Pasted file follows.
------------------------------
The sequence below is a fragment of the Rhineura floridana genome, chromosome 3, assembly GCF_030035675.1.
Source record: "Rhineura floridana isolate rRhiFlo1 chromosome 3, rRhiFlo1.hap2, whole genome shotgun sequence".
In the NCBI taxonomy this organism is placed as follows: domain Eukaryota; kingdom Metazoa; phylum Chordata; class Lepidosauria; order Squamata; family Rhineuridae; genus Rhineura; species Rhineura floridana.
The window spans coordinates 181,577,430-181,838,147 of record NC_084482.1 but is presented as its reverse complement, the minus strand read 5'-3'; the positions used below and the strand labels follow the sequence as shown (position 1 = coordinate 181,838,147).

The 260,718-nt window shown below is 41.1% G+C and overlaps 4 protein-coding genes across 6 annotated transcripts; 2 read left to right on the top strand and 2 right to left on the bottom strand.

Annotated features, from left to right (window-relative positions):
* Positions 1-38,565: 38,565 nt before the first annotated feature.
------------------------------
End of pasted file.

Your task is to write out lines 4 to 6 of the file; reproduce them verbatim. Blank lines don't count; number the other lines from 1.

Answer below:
The window spans coordinates 181,577,430-181,838,147 of record NC_084482.1 but is presented as its reverse complement, the minus strand read 5'-3'; the positions used below and the strand labels follow the sequence as shown (position 1 = coordinate 181,838,147).

The 260,718-nt window shown below is 41.1% G+C and overlaps 4 protein-coding genes across 6 annotated transcripts; 2 read left to right on the top strand and 2 right to left on the bottom strand.

Annotated features, from left to right (window-relative positions):